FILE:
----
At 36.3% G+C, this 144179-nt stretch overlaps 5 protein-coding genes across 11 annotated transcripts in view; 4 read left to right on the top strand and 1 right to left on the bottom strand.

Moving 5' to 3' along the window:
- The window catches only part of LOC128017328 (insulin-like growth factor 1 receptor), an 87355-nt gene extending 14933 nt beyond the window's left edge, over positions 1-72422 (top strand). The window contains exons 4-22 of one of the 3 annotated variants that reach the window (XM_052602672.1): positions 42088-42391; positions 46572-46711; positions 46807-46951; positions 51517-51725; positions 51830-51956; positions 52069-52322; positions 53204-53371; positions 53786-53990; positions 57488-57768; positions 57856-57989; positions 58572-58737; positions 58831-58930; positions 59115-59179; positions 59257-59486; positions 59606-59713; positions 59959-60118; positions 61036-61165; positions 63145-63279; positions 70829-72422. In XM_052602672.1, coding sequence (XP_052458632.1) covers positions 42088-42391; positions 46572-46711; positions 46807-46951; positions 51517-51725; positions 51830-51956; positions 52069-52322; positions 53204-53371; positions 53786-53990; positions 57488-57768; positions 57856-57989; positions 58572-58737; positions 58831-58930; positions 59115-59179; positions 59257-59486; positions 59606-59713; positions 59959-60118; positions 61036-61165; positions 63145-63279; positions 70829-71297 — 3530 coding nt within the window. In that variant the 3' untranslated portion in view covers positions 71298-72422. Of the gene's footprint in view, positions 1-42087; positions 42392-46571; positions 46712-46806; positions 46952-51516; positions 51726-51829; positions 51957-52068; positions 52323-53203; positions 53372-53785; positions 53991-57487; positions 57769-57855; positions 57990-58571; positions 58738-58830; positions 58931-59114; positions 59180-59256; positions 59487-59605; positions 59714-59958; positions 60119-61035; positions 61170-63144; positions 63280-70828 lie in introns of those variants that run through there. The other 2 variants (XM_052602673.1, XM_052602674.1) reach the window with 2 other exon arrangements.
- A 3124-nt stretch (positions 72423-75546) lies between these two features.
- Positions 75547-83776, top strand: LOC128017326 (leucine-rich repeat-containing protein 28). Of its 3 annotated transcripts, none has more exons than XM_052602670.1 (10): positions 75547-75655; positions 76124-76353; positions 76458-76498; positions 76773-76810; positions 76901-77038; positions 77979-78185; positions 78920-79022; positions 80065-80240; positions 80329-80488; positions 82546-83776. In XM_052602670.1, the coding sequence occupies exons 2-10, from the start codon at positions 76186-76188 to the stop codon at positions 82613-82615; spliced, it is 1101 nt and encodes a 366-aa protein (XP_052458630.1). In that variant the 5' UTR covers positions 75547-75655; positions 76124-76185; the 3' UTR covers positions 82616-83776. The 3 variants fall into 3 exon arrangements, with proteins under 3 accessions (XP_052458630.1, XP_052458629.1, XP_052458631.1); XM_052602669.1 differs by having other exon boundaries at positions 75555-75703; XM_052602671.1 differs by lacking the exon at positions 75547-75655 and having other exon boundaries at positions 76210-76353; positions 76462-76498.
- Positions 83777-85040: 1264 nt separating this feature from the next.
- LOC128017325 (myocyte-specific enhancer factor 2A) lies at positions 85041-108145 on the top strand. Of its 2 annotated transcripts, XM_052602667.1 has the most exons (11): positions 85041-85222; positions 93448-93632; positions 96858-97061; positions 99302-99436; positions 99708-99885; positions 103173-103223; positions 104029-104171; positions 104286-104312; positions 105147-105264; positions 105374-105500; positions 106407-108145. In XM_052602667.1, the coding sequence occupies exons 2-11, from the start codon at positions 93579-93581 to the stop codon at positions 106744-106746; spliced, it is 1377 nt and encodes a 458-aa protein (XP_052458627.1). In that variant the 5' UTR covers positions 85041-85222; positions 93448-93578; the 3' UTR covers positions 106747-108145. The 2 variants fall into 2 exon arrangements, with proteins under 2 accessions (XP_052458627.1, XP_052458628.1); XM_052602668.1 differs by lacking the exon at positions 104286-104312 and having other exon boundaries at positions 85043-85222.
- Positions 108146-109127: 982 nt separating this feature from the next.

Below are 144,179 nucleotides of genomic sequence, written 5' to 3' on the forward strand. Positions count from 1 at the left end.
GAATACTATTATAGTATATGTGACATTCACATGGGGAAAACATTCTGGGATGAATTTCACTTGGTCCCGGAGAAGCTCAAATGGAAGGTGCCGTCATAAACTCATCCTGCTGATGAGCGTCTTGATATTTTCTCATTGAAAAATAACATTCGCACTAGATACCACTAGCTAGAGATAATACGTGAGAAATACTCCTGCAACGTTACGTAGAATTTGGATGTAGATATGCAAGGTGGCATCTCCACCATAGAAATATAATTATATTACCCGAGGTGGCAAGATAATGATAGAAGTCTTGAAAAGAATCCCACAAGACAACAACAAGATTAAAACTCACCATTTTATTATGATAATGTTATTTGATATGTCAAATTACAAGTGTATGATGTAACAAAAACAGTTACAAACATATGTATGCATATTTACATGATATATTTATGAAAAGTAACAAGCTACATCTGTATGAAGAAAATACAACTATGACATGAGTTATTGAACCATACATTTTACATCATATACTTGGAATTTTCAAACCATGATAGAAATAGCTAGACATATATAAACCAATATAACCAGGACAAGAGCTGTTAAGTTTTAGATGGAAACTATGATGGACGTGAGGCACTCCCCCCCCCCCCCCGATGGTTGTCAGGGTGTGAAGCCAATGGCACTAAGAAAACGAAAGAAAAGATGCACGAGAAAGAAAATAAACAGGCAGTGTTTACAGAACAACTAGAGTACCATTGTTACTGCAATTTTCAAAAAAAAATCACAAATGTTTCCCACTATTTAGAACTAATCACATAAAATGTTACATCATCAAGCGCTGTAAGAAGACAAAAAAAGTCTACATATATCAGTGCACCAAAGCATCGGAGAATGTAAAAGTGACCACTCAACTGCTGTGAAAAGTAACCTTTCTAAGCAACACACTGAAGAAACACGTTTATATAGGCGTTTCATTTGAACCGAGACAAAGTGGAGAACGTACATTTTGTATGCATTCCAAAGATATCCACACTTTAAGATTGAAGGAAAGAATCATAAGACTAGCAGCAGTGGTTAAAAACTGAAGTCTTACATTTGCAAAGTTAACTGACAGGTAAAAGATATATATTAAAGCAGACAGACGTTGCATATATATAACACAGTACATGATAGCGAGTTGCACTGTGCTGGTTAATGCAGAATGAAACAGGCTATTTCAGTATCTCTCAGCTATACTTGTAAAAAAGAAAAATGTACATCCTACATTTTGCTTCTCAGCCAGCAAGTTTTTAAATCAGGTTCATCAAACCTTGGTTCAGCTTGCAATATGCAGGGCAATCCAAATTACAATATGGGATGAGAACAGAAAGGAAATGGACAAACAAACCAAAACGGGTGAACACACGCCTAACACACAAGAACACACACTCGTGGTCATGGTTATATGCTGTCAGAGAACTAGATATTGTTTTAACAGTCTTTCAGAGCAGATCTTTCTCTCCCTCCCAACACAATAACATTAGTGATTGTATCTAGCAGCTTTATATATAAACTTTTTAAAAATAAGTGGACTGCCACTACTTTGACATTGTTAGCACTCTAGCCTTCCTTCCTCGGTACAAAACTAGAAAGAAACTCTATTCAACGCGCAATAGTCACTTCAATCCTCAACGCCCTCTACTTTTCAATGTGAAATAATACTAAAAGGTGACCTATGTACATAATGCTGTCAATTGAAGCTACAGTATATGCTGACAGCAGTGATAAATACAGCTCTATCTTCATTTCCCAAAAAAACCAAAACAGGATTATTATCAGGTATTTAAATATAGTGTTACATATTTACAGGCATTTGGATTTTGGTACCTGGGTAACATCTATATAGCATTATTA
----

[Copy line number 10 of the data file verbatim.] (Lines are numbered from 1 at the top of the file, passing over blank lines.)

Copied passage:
GAATACTATTATAGTATATGTGACATTCACATGGGGAAAACATTCTGGGATGAATTTCACTTGGTCCCGGAGAAGCTCAAATGGAAGGTGCCGTCATAAACTCATCCTGCTGATGAGCGTCTTGATATTTTCTCATTGAAAAATAACATTCGCACTAGATACCACTAGCTAGAGATAATACGTGAGAAATACTCCTGCAACGTTACGTAGAATTTGGATGTAGATATGCAAGGTGGCATCTCCACCATAGAAATATAATTATATTACCCGAGGTGGCAAGATAATGATAGAAGTCTTGAAAAGAATCCCACAAGACAACAACAAGATTAAAACTCACCATTTTATTATGATAATGTTATTTGATATGTCAAATTACAAGTGTATGATGTAACAAAAACAGTTACAAACATATGTATGCATATTTACATGATATATTTATGAAAAGTAACAAGCTACATCTGTATGAAGAAAATACAACTATGACATGAGTTATTGAACCATACATTTTACATCATATACTTGGAATTTTCAAACCATGATAGAAATAGCTAGACATATATAAACCAATATAACCAGGACAAGAGCTGTTAAGTTTTAGATGGAAACTATGATGGACGTGAGGCACTCCCCCCCCCCCCCCGATGGTTGTCAGGGTGTGAAGCCAATGGCACTAAGAAAACGAAAGAAAAGATGCACGAGAAAGAAAATAAACAGGCAGTGTTTACAGAACAACTAGAGTACCATTGTTACTGCAATTTTCAAAAAAAAATCACAAATGTTTCCCACTATTTAGAACTAATCACATAAAATGTTACATCATCAAGCGCTGTAAGAAGACAAAAAAAGTCTACATATATCAGTGCACCAAAGCATCGGAGAATGTAAAAGTGACCACTCAACTGCTGTGAAAAGTAACCTTTCTAAGCAACACACTGAAGAAACACGTTTATATAGGCGTTTCATTTGAACCGAGACAAAGTGGAGAACGTACATTTTGTATGCATTCCAAAGATATCCACACTTTAAGATTGAAGGAAAGAATCATAAGACTAGCAGCAGTGGTTAAAAACTGAAGTCTTACATTTGCAAAGTTAACTGACAGGTAAAAGATATATATTAAAGCAGACAGACGTTGCATATATATAACACAGTACATGATAGCGAGTTGCACTGTGCTGGTTAATGCAGAATGAAACAGGCTATTTCAGTATCTCTCAGCTATACTTGTAAAAAAGAAAAATGTACATCCTACATTTTGCTTCTCAGCCAGCAAGTTTTTAAATCAGGTTCATCAAACCTTGGTTCAGCTTGCAATATGCAGGGCAATCCAAATTACAATATGGGATGAGAACAGAAAGGAAATGGACAAACAAACCAAAACGGGTGAACACACGCCTAACACACAAGAACACACACTCGTGGTCATGGTTATATGCTGTCAGAGAACTAGATATTGTTTTAACAGTCTTTCAGAGCAGATCTTTCTCTCCCTCCCAACACAATAACATTAGTGATTGTATCTAGCAGCTTTATATATAAACTTTTTAAAAATAAGTGGACTGCCACTACTTTGACATTGTTAGCACTCTAGCCTTCCTTCCTCGGTACAAAACTAGAAAGAAACTCTATTCAACGCGCAATAGTCACTTCAATCCTCAACGCCCTCTACTTTTCAATGTGAAATAATACTAAAAGGTGACCTATGTACATAATGCTGTCAATTGAAGCTACAGTATATGCTGACAGCAGTGATAAATACAGCTCTATCTTCATTTCCCAAAAAAACCAAAACAGGATTATTATCAGGTATTTAAATATAGTGTTACATATTTACAGGCATTTGGATTTTGGTACCTGGGTAACATCTATATAGCATTATTA